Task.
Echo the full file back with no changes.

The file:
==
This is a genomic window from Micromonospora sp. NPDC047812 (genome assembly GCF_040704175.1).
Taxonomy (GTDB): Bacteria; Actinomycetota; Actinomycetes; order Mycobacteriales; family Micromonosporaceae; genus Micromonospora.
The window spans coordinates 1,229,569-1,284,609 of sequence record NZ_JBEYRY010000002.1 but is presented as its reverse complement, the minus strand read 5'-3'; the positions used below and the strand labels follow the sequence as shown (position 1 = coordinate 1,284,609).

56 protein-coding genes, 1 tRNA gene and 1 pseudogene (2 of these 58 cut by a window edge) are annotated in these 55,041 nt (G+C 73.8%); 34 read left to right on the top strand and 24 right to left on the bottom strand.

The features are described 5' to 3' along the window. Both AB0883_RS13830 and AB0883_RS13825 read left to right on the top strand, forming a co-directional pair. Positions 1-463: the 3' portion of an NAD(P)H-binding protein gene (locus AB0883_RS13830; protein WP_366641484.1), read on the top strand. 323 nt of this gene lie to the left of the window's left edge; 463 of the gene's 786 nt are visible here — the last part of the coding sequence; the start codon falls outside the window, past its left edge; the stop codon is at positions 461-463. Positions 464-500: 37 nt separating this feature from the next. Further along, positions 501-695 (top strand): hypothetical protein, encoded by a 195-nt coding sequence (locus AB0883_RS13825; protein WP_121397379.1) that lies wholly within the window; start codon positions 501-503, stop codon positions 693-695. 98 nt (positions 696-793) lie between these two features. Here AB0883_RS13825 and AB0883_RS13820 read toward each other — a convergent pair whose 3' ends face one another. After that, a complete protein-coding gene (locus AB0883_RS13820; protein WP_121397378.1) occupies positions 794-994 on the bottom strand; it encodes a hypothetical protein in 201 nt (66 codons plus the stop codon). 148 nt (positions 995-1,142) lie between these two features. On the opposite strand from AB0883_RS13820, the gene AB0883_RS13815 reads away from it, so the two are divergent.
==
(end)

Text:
This is a genomic window from Micromonospora sp. NPDC047812 (genome assembly GCF_040704175.1).
Taxonomy (GTDB): Bacteria; Actinomycetota; Actinomycetes; order Mycobacteriales; family Micromonosporaceae; genus Micromonospora.
The window spans coordinates 1,229,569-1,284,609 of sequence record NZ_JBEYRY010000002.1 but is presented as its reverse complement, the minus strand read 5'-3'; the positions used below and the strand labels follow the sequence as shown (position 1 = coordinate 1,284,609).

56 protein-coding genes, 1 tRNA gene and 1 pseudogene (2 of these 58 cut by a window edge) are annotated in these 55,041 nt (G+C 73.8%); 34 read left to right on the top strand and 24 right to left on the bottom strand.

The features are described 5' to 3' along the window. Both AB0883_RS13830 and AB0883_RS13825 read left to right on the top strand, forming a co-directional pair. Positions 1-463: the 3' portion of an NAD(P)H-binding protein gene (locus AB0883_RS13830; protein WP_366641484.1), read on the top strand. 323 nt of this gene lie to the left of the window's left edge; 463 of the gene's 786 nt are visible here — the last part of the coding sequence; the start codon falls outside the window, past its left edge; the stop codon is at positions 461-463. Positions 464-500: 37 nt separating this feature from the next. Further along, positions 501-695 (top strand): hypothetical protein, encoded by a 195-nt coding sequence (locus AB0883_RS13825; protein WP_121397379.1) that lies wholly within the window; start codon positions 501-503, stop codon positions 693-695. 98 nt (positions 696-793) lie between these two features. Here AB0883_RS13825 and AB0883_RS13820 read toward each other — a convergent pair whose 3' ends face one another. After that, a complete protein-coding gene (locus AB0883_RS13820; protein WP_121397378.1) occupies positions 794-994 on the bottom strand; it encodes a hypothetical protein in 201 nt (66 codons plus the stop codon). 148 nt (positions 995-1,142) lie between these two features. On the opposite strand from AB0883_RS13820, the gene AB0883_RS13815 reads away from it, so the two are divergent.